While I travel, I always relish the opportunity to go to church in a foreign country.
Actually, I’m always very interested in going to important places of spirituality around the world – I think it provides great insight into the human condition.
To see a group of people – from different walks of life – gathered together by something much bigger than themselves.
Call it God, faith, belief, spirituality – its always a sight to behold.
(and if all this talk of faith and God and whatnot makes your stomach churn, that’s cool, its not for everyone and this’ll be the last time in this piece you’ll have to read it – but I’ll say this, we all believe in something)
While I was in Johannesburg, I went to church (a reformed Christian church) where the service was entirely in Afrikaans and I had no idea what was going on.
Luckily, Stefan (pictured below because he is dashing af) was kind enough to literally translate the entire mass for me.
It was the sermon delivered by the pastor that was particularly striking – and which is what I’ll share with you in this piece today:
Sawubona – is a Zulu greeting used by one of South Africa’s largest ethnic groups.
In fact, the majority of the South African population uses it.
Over time, it has become popularized to essentially mean the same thing as ‘hello.’
However, it has a truer and more important meaning.
Sawubona – ‘I see you’
I see you.
It’s not hey, hi, hello, howzit.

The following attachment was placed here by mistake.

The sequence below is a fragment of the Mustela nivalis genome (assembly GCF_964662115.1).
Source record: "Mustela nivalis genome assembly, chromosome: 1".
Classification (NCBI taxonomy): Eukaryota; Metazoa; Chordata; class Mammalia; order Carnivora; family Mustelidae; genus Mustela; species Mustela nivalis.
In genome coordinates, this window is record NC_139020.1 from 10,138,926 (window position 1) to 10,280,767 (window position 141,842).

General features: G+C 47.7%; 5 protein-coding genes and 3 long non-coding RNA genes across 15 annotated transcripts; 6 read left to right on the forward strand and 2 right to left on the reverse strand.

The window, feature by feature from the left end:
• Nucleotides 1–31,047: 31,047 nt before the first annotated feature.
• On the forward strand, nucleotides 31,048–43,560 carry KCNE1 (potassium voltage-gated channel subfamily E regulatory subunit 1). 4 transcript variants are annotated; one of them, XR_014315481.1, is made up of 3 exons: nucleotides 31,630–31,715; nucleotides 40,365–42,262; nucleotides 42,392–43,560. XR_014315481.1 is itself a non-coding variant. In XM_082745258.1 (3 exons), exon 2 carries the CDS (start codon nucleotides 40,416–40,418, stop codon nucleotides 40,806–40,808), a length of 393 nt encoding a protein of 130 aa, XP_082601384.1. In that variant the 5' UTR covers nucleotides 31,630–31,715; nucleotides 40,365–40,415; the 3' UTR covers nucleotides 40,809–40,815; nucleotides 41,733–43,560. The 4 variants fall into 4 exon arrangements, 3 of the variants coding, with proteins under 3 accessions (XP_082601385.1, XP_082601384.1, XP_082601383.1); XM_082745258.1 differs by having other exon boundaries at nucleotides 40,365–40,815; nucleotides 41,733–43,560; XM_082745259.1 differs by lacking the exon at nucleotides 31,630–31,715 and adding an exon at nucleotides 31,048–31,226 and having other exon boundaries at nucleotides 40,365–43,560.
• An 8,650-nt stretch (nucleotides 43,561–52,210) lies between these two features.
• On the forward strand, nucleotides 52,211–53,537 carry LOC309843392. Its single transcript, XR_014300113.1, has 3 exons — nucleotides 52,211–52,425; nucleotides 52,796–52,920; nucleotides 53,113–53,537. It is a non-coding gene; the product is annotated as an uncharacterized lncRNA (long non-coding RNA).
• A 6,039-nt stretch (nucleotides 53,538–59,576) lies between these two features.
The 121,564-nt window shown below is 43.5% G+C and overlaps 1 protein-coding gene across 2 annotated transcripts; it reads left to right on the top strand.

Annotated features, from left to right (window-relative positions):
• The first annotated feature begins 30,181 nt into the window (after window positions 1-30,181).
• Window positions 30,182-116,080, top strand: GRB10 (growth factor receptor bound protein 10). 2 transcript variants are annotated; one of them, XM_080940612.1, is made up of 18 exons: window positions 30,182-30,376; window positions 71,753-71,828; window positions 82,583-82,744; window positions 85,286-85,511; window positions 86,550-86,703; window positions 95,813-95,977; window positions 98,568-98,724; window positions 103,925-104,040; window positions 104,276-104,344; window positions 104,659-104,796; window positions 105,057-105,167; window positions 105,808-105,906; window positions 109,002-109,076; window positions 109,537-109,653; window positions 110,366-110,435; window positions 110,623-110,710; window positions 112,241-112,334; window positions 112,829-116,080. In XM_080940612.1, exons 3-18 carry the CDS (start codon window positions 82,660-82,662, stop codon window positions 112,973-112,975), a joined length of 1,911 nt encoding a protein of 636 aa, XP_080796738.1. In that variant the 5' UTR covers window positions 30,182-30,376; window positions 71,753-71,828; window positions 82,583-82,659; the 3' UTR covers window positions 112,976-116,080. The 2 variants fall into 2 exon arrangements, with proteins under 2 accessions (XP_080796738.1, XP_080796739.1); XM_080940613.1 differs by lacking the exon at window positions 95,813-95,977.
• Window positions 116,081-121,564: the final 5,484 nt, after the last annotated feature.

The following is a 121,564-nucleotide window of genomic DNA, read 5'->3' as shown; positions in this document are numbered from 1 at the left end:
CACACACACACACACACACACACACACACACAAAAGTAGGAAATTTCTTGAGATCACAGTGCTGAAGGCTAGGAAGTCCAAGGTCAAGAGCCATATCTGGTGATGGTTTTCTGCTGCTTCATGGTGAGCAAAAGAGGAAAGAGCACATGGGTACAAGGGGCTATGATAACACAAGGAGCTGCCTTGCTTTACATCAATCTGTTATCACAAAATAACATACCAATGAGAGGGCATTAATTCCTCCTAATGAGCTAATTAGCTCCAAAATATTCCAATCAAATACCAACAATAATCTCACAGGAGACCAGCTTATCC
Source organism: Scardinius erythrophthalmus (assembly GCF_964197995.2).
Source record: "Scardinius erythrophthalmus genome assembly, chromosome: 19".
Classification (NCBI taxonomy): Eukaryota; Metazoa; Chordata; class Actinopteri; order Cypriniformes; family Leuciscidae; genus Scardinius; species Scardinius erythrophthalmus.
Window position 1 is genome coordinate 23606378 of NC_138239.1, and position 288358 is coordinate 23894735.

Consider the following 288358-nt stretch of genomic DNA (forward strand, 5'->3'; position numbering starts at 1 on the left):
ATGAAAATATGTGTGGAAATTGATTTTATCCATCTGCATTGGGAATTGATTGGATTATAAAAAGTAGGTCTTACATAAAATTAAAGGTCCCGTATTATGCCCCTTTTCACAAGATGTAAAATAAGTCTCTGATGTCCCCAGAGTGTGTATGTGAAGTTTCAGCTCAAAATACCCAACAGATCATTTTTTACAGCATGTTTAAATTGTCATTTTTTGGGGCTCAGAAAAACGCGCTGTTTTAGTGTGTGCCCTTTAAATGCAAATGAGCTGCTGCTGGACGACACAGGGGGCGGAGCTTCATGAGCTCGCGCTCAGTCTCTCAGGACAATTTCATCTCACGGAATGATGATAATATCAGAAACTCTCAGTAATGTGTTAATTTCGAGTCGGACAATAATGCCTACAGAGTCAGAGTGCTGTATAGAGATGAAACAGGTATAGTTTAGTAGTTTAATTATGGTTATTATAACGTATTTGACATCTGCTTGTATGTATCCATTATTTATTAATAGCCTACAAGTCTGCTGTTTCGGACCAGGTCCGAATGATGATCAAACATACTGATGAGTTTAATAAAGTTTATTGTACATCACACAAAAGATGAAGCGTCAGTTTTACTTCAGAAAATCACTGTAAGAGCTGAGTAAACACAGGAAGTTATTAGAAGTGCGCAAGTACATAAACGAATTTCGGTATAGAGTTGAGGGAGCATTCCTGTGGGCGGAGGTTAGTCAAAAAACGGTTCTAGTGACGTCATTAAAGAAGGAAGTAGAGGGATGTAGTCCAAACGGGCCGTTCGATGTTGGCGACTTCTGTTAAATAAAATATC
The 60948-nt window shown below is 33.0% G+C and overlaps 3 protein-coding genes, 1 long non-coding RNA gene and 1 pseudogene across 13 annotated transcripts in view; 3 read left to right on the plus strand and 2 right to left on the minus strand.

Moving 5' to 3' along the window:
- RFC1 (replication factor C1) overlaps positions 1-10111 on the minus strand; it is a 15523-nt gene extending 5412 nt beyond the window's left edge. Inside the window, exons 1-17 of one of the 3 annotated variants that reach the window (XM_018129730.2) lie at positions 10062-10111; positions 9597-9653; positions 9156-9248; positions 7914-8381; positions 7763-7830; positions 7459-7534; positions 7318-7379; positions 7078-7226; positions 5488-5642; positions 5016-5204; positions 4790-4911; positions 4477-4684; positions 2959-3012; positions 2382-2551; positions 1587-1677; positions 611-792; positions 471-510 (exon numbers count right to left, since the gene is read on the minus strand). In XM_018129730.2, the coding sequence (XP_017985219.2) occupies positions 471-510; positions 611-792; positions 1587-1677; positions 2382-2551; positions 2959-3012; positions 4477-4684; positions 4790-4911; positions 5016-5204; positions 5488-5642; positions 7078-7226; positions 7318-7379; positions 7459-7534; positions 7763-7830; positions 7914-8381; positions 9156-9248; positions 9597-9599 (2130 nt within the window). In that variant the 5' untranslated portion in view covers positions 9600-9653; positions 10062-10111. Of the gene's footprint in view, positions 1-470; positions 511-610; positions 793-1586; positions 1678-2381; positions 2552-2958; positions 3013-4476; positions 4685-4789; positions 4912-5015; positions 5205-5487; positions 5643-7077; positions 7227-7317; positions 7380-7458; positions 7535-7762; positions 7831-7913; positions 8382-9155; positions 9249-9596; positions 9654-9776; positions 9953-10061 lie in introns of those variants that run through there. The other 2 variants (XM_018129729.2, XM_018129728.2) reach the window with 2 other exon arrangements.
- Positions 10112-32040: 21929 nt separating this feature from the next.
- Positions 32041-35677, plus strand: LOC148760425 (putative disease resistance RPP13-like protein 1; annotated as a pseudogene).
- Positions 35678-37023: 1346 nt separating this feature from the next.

It is: I recognize you, the person you are, the essence of your existence.
It is understanding that in any specific interaction, every person involved is of equal importance.
And the response in turn is Ngikhona – ‘I am here’
This is a reciprocation, an acknowledgment, that the individual is also present and aware of the other persons humanity.
There’s a Zulu folk saying:
“A person is a person because of other people”
I’ve always believed that people need people.
And by that I mean, people were not created to be alone.
That’s why lonely people become cat ladies – because even then, they need company, interaction and love.
And when I was walking through the townships, greeting the locals – you could truly feel the extent to which they believed the words they were saying.
They looked you in the eyes.
Shook your hand.
They genuinely cared – in that moment, that brief exchange – about me, about who I was, about my story.
(also like, why an Asian was in Africa)
In those moments, I finally understood the concept of equality.
It’s not about who has what.
It’s not about who has access to what.
It’s not even about poverty alleviation.
It’s all about how we see each other.
How we view each other.
Because when we are finally able to see each and every person as equal –
the access to basic necessities
the structural barriers to change
the disparity in quality of life
– that will all undoubtedly fall into rightful parity.
Ryan Cheng is the founder of The 88, and is passionate about telling stories surrounding travel, culture and identity.
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